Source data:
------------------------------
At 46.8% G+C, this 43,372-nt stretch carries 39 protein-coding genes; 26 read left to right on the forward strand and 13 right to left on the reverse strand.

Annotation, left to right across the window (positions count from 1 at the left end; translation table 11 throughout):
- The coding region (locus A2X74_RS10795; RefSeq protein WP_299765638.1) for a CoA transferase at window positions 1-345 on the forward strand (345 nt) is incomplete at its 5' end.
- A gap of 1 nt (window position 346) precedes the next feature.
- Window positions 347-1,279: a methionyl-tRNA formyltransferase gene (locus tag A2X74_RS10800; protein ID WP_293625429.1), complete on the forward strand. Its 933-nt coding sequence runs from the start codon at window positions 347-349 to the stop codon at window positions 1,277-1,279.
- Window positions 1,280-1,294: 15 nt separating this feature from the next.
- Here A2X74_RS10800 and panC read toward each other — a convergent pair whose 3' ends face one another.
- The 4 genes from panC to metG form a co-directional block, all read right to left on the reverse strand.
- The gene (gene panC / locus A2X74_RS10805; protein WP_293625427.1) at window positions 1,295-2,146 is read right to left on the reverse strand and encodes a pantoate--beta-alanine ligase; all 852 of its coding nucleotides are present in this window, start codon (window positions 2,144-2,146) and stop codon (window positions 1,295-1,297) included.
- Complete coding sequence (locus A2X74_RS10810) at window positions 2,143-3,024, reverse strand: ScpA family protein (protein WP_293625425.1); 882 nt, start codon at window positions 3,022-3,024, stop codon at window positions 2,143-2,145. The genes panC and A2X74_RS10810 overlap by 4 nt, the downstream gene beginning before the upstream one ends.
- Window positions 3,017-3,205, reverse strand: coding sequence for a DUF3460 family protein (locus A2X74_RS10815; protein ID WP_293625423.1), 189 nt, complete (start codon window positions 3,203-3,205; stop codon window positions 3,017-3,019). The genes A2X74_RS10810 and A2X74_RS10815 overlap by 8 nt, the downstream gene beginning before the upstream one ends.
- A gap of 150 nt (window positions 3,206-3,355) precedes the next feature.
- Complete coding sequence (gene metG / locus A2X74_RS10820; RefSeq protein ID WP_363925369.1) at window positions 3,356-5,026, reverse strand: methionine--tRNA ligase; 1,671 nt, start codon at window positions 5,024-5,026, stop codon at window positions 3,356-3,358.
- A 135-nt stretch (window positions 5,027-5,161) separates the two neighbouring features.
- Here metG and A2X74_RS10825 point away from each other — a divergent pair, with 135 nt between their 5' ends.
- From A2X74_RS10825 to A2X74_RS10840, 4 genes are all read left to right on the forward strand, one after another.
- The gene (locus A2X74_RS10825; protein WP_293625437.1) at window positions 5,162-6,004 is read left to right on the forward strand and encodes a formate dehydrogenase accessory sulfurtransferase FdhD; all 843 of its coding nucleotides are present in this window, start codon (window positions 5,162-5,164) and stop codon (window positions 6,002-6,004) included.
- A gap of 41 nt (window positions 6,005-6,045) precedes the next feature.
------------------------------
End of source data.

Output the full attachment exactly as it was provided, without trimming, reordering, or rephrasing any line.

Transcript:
At 46.8% G+C, this 43,372-nt stretch carries 39 protein-coding genes; 26 read left to right on the forward strand and 13 right to left on the reverse strand.

Annotation, left to right across the window (positions count from 1 at the left end; translation table 11 throughout):
- The coding region (locus A2X74_RS10795; RefSeq protein WP_299765638.1) for a CoA transferase at window positions 1-345 on the forward strand (345 nt) is incomplete at its 5' end.
- A gap of 1 nt (window position 346) precedes the next feature.
- Window positions 347-1,279: a methionyl-tRNA formyltransferase gene (locus tag A2X74_RS10800; protein ID WP_293625429.1), complete on the forward strand. Its 933-nt coding sequence runs from the start codon at window positions 347-349 to the stop codon at window positions 1,277-1,279.
- Window positions 1,280-1,294: 15 nt separating this feature from the next.
- Here A2X74_RS10800 and panC read toward each other — a convergent pair whose 3' ends face one another.
- The 4 genes from panC to metG form a co-directional block, all read right to left on the reverse strand.
- The gene (gene panC / locus A2X74_RS10805; protein WP_293625427.1) at window positions 1,295-2,146 is read right to left on the reverse strand and encodes a pantoate--beta-alanine ligase; all 852 of its coding nucleotides are present in this window, start codon (window positions 2,144-2,146) and stop codon (window positions 1,295-1,297) included.
- Complete coding sequence (locus A2X74_RS10810) at window positions 2,143-3,024, reverse strand: ScpA family protein (protein WP_293625425.1); 882 nt, start codon at window positions 3,022-3,024, stop codon at window positions 2,143-2,145. The genes panC and A2X74_RS10810 overlap by 4 nt, the downstream gene beginning before the upstream one ends.
- Window positions 3,017-3,205, reverse strand: coding sequence for a DUF3460 family protein (locus A2X74_RS10815; protein ID WP_293625423.1), 189 nt, complete (start codon window positions 3,203-3,205; stop codon window positions 3,017-3,019). The genes A2X74_RS10810 and A2X74_RS10815 overlap by 8 nt, the downstream gene beginning before the upstream one ends.
- A gap of 150 nt (window positions 3,206-3,355) precedes the next feature.
- Complete coding sequence (gene metG / locus A2X74_RS10820; RefSeq protein ID WP_363925369.1) at window positions 3,356-5,026, reverse strand: methionine--tRNA ligase; 1,671 nt, start codon at window positions 5,024-5,026, stop codon at window positions 3,356-3,358.
- A 135-nt stretch (window positions 5,027-5,161) separates the two neighbouring features.
- Here metG and A2X74_RS10825 point away from each other — a divergent pair, with 135 nt between their 5' ends.
- From A2X74_RS10825 to A2X74_RS10840, 4 genes are all read left to right on the forward strand, one after another.
- The gene (locus A2X74_RS10825; protein WP_293625437.1) at window positions 5,162-6,004 is read left to right on the forward strand and encodes a formate dehydrogenase accessory sulfurtransferase FdhD; all 843 of its coding nucleotides are present in this window, start codon (window positions 5,162-5,164) and stop codon (window positions 6,002-6,004) included.
- A gap of 41 nt (window positions 6,005-6,045) precedes the next feature.